“The teaching tool and experiential learning is really beneficial for our students interested in getting into education; they get hands-on work in their areas of interest,” said Lynn Boland, director of the UCA’s Gregory Allicar Museum of Art. “The even greater benefit is fulfilling our land-grant mission as a university, serving all members of our community. For most of these young students, it’s their first experience in an art museum or watching a dance program. Watching their faces and hearing them talk about what they are experiencing is very uplifting.”
The more Vidakovich learned about the program the more he wanted to help. The Los Angeles resident committed to providing financial support, then started recruiting members of his CSU fraternity, Phi Kappa Tau, to join him.
His first recruit was Al Howard (’69, Psychology), a longtime friend who worked in the financial industry in the San Francisco Bay Area. When Howard first heard about BRAINY, he immediately jumped on board with Vidakovich.
“After retiring I needed to find a new relevance, and there were many things about BRAINY that just clicked with me,” Howard said. “I wanted to find something meaningful to me that would be helpful to others, and I really felt like supporting BRAINY was very doable and would make a difference in these kids’ lives.”
The two CSU fraternity brothers then started recruiting other Phi Kappa Tau members, and before long more than 20 were contributing to the cause.
Over the years, participating faculty have heard from dozens of teachers and parents, complimenting CSU on the value of the program for students from low-income homes. And they have witnessed a number of students transformed by the experience.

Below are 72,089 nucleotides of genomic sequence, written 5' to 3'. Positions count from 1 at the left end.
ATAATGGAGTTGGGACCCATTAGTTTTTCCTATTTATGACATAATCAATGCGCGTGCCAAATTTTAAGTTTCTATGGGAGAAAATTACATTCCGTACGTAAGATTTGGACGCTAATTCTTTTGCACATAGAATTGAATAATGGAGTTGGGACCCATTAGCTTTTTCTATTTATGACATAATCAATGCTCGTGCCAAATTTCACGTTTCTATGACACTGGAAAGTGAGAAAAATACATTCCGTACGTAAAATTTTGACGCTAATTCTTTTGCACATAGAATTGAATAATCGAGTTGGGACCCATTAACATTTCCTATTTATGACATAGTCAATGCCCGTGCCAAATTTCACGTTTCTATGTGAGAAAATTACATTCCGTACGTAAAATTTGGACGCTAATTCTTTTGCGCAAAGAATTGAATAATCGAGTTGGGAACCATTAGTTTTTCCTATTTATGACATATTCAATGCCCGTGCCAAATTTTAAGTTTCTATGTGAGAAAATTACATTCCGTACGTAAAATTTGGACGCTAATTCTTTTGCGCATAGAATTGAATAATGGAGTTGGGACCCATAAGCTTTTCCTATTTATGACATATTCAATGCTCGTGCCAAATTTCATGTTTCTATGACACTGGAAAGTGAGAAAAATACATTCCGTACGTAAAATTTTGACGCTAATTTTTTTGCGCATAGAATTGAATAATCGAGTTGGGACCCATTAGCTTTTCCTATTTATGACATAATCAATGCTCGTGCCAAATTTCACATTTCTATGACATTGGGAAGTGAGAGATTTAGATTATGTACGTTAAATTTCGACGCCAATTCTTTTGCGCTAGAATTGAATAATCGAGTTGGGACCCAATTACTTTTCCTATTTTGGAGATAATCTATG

“A teacher from a Title I school in Loveland told me that one of her students had always been very withdrawn before their BRAINY visit,” Fahey aid. “When they got to back to school the teacher rushed to the principal’s office and said, ‘you have to come see this!’ The little girl was a completely different student. They were amazed at the transformation in such a short period of time, all because she had been exposed to the arts.”
With this gift, the program has solid financial support to help fulfill its mission and Boland can look at expanding the program to include more students.
“I’ll never forget the first day I met Jim,” Boland said. “BRAINY only had about half of the budget. Jim was immediately interested and got himself and others involved.
“Honestly, it’s the sort of thing we dream about in higher education, to have somebody support a program themselves and then bring together their community to join in. Their support has been remarkable.”
With this kind of success, Vidakovich and Howard have already embarked on next year’s fundraising campaign for BRAINY.
You can support their efforts by giving to BRAINY today. To make a gift in to the BRAINY program, please visit advancing.colostate.edu/BRAINY.
Goals of BRAINY
- introduce students to the visual and performing arts
- demonstrate the role the arts play in our community and cultures
- demonstrate that the arts can be part of academic and lifelong pursuits
- expose students to a university campus and post-secondary educational opportunities